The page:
How sales engagement is changing and what we need to do to stay ahead of the wave in order to protect and grow revenues
Businesses face three disturbing sales issues:
- The majority of organisations are not satisfied with their CRM.(1)
- A majority of customers believe the salesperson is wasting too much of their time and not adding enough value to their decisions. (2)
- Traditional ‘solution selling’ is rapidly losing its effectiveness – we are under pressure to rethink the way we sell. (3)
Most B to B CRM implementations need to focus more on value based engagement; the quintessential human interaction that is the foundation of B to B business.
We need to turn CRM on its head. In this article we show that by empowering the business engagement people to deliver more value in fewer customer engagements we solve both our CRM and our customer perception issues. And we will look at some recommendations to enable this.
The business of doing business with business, the so called “B-to-B CRM sales process”, is about relationships. It is about identifying them, creating them, nurturing them and through a process of active engagement, developing a deep understanding of a customer’s business, the people involved and the unique business challenges they face. All of these factors when combined provide insight to possible solutions and how to position value through the engagement.
Yet it is notable that significantly more B2B CRM implementations fail than succeed.
To answer this question we need to look at how today’s B-to-B CRM systems actually work.
Underlying CRM Design Issues:
Too often the core focus of tradition CRM sales systems is to provide forecast and pipeline information. They rely on the client engagement person to “feed” relevant opportunity information and status.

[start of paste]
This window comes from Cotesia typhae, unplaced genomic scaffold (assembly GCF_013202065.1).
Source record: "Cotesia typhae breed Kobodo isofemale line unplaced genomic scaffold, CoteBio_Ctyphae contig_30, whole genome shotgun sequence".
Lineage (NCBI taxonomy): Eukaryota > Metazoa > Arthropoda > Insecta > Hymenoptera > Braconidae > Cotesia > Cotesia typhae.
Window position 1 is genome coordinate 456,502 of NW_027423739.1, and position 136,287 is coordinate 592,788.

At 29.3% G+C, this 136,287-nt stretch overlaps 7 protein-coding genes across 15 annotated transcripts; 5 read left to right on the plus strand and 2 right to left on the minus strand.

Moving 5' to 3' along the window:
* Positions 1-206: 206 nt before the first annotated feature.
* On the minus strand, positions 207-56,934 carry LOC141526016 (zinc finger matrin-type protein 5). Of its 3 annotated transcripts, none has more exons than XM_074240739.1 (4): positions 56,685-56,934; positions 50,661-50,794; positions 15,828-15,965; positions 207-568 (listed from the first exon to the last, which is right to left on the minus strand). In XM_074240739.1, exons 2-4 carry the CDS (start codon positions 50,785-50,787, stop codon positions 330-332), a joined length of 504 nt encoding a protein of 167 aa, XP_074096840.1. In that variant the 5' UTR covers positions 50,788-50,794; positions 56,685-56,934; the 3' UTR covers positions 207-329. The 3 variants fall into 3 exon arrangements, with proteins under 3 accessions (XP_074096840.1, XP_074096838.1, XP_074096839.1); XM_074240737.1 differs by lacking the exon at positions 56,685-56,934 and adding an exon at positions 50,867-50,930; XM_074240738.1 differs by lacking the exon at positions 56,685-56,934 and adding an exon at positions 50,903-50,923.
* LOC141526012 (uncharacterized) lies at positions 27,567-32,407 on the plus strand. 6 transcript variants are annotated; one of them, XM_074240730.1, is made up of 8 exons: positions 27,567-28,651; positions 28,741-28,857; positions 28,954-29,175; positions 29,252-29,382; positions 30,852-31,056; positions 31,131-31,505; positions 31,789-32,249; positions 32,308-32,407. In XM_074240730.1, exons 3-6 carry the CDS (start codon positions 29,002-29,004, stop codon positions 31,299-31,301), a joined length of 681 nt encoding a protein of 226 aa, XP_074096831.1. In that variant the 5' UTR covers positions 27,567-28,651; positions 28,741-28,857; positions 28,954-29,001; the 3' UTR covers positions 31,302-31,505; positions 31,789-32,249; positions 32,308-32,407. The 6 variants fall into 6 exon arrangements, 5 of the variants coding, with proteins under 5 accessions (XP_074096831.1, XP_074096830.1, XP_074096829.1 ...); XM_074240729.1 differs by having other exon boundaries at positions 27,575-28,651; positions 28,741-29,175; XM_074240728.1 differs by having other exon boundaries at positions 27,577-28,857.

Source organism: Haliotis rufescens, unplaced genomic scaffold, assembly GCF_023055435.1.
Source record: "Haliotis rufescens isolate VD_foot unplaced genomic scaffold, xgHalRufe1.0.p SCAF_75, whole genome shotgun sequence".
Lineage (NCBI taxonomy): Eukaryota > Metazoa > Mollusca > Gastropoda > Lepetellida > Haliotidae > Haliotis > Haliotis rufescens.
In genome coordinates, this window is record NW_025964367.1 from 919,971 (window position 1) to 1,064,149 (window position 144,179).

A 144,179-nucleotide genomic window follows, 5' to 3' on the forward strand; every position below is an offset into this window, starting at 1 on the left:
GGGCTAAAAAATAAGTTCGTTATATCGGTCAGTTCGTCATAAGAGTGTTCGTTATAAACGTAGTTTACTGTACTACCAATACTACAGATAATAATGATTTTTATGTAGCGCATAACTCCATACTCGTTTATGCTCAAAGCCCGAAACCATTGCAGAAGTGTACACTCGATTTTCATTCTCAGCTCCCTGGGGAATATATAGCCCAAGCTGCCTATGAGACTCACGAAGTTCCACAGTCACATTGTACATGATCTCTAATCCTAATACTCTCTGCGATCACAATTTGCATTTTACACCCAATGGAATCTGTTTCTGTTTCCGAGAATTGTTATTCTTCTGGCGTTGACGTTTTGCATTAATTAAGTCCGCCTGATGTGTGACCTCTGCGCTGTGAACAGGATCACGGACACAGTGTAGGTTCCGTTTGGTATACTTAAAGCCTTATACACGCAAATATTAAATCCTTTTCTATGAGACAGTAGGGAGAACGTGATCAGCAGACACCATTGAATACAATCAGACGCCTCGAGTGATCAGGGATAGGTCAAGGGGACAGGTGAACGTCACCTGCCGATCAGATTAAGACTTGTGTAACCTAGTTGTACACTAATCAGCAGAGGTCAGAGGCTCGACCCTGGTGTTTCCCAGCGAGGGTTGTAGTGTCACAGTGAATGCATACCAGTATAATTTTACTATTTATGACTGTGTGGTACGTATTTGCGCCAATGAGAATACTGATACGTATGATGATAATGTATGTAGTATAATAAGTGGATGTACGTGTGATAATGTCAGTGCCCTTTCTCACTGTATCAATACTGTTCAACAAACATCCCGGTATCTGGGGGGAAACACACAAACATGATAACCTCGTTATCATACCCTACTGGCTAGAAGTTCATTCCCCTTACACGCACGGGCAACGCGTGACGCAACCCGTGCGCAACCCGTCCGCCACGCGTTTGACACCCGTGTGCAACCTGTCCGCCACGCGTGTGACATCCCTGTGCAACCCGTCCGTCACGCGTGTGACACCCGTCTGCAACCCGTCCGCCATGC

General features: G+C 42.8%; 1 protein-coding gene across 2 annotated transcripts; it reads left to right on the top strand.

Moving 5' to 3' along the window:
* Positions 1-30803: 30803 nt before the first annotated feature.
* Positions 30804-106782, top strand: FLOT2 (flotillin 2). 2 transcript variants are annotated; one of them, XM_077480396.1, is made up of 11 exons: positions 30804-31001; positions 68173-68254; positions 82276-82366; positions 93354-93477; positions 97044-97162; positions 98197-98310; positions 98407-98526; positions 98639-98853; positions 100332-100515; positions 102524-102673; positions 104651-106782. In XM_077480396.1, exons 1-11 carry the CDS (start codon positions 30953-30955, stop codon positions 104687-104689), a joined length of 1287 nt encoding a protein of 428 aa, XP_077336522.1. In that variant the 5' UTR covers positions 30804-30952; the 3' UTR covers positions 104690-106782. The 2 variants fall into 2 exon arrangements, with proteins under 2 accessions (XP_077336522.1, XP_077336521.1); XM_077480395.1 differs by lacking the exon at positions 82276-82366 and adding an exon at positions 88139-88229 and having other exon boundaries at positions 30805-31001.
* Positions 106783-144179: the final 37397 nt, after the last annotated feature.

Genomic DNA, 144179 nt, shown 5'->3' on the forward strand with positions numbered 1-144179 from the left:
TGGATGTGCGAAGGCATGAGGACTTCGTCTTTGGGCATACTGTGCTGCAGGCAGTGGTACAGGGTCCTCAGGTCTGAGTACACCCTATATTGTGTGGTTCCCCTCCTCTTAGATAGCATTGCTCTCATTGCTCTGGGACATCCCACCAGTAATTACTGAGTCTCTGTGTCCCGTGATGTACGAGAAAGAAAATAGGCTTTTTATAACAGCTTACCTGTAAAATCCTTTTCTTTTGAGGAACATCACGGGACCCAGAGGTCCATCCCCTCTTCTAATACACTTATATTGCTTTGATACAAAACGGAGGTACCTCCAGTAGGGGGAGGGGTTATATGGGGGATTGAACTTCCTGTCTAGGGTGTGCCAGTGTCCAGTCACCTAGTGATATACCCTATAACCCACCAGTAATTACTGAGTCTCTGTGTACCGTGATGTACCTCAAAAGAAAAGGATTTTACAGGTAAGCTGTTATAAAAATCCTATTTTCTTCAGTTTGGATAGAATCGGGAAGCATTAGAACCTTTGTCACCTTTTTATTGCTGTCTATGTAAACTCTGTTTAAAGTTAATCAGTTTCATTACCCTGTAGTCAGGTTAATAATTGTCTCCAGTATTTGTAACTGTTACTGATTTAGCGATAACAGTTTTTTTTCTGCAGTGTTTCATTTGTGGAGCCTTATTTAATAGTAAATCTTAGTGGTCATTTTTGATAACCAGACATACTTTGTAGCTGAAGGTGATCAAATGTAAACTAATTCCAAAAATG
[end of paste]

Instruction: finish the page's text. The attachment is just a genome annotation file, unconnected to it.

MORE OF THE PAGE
Many CRM solutions are now augmented with:
- Portals from Marketing and Product departments providing valuable information on the company’s products, services and their benefits plus reports on the customers industry, white papers and information about competitors.
- “Customer” information databases, a central place where “all” information about a customer can be stored and retrieved.
- Social enterprise functionality and information sources have been added.
With all this added functionality why do business pursuit teams feel alienated, complain they have too much administration to complete and why are their forecasts seemingly so inaccurate?
Also why do Sales Directors still consistently acknowledge that their annual forecast pipeline information is risky or highly risky?
Most salespeople will give us the answer – “My CRM does not help me do my job – that is, to engage effectively with my client. Therefore I find it onerous and unrewarding to feed our CRM system with data“.
CRM sales automation has typically been implemented as a tool for management to monitor and manage the sales process and provide a forecast. It is a “control” tool used to manage the sales process rather than a tool of sales enablement (4) to enhance the engagement process.
Why do customers complain about aggressive sales personnel taking up too much of their time, often lacking the depth of business and industry knowledge, and surprisingly lacking in knowledge about competitors. Customers also complain that sales teams focus too much time on product and service features and functions and not on business solutions and value?
The answer is in the nature of the process that B-to-B CRM so boldly tries to define and manage.
CRM solutions have many characteristics of “all stick and no carrot”. The process is often owned and staffed by Sales Operations and/or Finance Operations. The skills in these areas are typically analytical and with substantial financial modelling ability. They are capable of creating pivot tables for all manner of reporting by products, by services, by business divisions and in aggregate.
As with all processes that focus on reporting, a common weakness is the old adage of “garbage in garbage out”. Critically today’s CRM relies on reluctant salespeople to provide the information. Often this is a manual, error prone, and a time consuming activity. Have you ever met a salesperson with data entry as their core skill?
The “internal company discussion” with Sales teams therefore is a compromise dialogue about opportunity status.
The “external customer discussion “ with the sales team is therefore a compromise of multiple factors, the client needs and pressures, the management of the sales process and the need to meet marketing and product/service outcomes.
The Goal of a B to B CRM process should be to